13. K. L. Gilbert, K. Elder, S. Lyons, K. Kaphingst, M. Blanchard, and M. Goodman, “Racial composition over the life course: Examining separate and unequal environments and the risk for heart disease for african american men,” Ethn Dis, vol. 25, no. 3, pp. 295–304, 2015.
  14. N. Crepaz, A. K. Horn, S. M. Rama, T. Griffin, J. B. Deluca, M. M. Mullins, S. O. Aral, H. P. R. S. Team, et al., “The efficacy of behavioral interventions in reducing HIV risk sex behaviors and incident sexually transmitted disease in black and Hispanic sexually transmitted disease clinic patients in the united states: a meta-analytic review,” Sexually Transmitted Diseases, vol. 34, no. 6, pp. 319–332, 2007.
  15. R. F. Gillum, M. E. Mussolino, and J. H. Madans, “Diabetes mellitus, coronary heart disease incidence, and death from all causes in african american and european american women: The nhanes i epidemiologic follow-up study,” J Clin Epidemiol, vol. 53, no. 5, pp. 511–8, 2000.
  16. J. Ojodu, M. M. Hulihan, S. N. Pope, A. M. Grant, C. Centers for Disease, and Prevention, “Incidence of sickle cell trait–united states, 2010,” MMWR Morb Mortal Wkly Rep, vol. 63, no. 49, pp. 1155–8, 2014.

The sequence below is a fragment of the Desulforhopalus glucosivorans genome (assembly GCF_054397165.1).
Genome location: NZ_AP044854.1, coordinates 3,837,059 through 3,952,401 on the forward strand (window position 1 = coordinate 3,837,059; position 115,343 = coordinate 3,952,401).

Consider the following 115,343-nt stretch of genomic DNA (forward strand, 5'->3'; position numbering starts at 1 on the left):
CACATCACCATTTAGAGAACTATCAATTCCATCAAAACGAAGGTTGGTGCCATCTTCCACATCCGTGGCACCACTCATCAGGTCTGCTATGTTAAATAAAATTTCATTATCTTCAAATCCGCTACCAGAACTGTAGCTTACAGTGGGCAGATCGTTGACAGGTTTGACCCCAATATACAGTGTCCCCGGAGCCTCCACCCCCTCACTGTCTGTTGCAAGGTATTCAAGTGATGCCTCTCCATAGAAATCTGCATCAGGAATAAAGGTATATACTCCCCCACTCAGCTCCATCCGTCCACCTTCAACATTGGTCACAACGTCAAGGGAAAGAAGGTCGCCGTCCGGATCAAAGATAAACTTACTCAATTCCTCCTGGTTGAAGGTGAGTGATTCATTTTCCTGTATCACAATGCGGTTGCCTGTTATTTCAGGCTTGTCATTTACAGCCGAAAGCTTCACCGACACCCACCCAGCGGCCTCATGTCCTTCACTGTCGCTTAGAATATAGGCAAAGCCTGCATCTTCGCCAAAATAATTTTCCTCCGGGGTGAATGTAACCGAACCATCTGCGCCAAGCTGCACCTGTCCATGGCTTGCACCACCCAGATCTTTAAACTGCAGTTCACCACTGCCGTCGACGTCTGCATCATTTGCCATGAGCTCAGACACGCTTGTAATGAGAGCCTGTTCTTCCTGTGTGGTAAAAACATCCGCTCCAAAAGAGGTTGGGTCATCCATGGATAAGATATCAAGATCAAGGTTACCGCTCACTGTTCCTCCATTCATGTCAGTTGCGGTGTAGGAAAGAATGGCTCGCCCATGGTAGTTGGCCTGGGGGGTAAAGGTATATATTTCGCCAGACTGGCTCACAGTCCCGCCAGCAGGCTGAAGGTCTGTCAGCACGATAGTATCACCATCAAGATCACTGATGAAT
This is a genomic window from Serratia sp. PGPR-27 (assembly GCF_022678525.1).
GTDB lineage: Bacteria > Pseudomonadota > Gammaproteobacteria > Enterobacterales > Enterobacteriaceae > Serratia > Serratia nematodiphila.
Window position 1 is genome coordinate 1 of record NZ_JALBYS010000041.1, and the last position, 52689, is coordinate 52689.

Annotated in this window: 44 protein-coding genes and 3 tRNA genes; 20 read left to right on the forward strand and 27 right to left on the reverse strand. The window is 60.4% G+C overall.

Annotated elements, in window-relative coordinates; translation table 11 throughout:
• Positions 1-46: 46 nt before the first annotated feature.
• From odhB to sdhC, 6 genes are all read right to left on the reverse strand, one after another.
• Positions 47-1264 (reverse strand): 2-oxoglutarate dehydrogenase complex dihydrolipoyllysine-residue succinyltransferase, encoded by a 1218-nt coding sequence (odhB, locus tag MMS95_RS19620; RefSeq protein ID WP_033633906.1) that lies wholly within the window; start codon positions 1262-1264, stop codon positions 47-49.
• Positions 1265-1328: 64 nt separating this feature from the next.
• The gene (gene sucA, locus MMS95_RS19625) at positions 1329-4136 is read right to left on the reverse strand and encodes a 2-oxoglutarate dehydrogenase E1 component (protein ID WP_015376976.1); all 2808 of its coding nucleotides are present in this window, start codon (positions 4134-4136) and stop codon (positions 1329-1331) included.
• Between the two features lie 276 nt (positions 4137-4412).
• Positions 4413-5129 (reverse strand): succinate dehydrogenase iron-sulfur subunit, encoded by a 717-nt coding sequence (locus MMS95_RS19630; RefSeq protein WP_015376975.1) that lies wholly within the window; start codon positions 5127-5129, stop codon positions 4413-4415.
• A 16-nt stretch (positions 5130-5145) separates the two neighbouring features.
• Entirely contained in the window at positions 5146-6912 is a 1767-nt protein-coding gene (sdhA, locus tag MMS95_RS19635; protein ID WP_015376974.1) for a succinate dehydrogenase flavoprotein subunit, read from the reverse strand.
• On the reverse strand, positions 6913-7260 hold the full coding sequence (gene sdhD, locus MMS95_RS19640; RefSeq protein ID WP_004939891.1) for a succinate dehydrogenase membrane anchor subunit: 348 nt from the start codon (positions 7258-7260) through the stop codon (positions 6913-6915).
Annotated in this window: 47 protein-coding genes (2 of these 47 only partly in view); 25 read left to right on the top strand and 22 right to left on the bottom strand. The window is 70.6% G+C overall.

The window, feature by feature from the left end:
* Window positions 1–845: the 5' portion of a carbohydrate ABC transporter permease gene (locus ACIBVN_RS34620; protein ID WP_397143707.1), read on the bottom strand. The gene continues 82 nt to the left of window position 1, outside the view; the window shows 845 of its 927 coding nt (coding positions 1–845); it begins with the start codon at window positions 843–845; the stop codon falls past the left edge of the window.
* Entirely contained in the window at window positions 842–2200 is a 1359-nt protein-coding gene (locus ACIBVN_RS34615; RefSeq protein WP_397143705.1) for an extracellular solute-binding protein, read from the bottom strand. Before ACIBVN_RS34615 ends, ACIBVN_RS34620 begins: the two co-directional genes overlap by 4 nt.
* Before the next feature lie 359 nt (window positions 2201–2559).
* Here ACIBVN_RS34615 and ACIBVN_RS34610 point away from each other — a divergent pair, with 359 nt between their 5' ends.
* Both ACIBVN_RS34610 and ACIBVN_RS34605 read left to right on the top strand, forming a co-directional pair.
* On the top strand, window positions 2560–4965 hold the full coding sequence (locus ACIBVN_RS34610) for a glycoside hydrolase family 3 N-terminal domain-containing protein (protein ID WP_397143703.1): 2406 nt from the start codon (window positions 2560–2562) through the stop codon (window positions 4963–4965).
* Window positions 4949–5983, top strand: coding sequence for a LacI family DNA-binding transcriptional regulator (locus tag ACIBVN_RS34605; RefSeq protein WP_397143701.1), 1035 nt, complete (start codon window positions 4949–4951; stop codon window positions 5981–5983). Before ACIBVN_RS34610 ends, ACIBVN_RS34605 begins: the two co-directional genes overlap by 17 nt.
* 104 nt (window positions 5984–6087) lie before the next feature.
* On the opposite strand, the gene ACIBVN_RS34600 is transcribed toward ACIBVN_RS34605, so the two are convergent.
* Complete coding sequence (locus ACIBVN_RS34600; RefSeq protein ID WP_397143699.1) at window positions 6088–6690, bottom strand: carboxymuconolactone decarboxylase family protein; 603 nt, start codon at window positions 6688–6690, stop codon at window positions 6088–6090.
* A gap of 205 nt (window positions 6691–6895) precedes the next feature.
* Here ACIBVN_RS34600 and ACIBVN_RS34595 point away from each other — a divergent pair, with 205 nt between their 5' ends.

17. A. D. Fix, C. A. Peña, and G. T. Strickland, “Racial differences in reported lyme disease incidence,” American Journal of Epidemiology, vol. 152, no. 8, pp. 756–759, 2000.
  18. J. A. Calandrino, A. Kilzer, A. Narayanan, E. W. Felten, and V. Shmatikov, ““You might also like: ” Privacy risks of collaborative filtering,” in Security and Privacy (SP), 2011 IEEE Symposium on, pp. 231–246, IEEE, 2011.
  19. Y. Bengio, “Practical recommendations for gradient-based training of deep architectures,” in Neural Networks: Tricks of the Trade, pp. 437–478, Springer, 2012.
  20. F. Chollet, “Keras,” 2015.
  21. M. Abadi, A. Agarwal, P. Barham, E. Brevdo, Z. Chen, C. Citro, G. S. Corrado, A. Davis, J. Dean, M. Devin, et al., “Tensorflow: Large-scale machine learning on heterogeneous distributed systems,” arXiv preprint arXiv:1603.04467, 2016.
  22. N. Srivastava, G. E. Hinton, A. Krizhevsky, I. Sutskever, and R. Salakhutdinov, “Dropout: a simple way to prevent neural networks from overfitting.,” Journal of Machine Learning Research, vol. 15, no. 1, pp. 1929–1958, 2014.
  23. D. Kingma and J. Ba, “Adam: A method for stochastic optimization,” arXiv preprint arXiv:1412.6980, 2014.
Comments 0
Request Comment
You are adding the first comment!
How to quickly get a good reply:
  • Give credit where it’s due by listing out the positive aspects of a paper before getting into which changes should be made.
  • Be specific in your critique, and provide supporting evidence with appropriate references to substantiate general statements.
  • Your comment should inspire ideas to flow and help the author improves the paper.

The better we are at sharing our knowledge with each other, the faster we move forward.
The feedback must be of minimum 40 characters and the title a minimum of 5 characters
Add comment
Loading ...
This is a comment super asjknd jkasnjk adsnkj
The feedback must be of minumum 40 characters
The feedback must be of minumum 40 characters

You are asking your first question!
How to quickly get a good answer:
  • Keep your question short and to the point
  • Check for grammar or spelling errors.
  • Phrase it like a question
Test description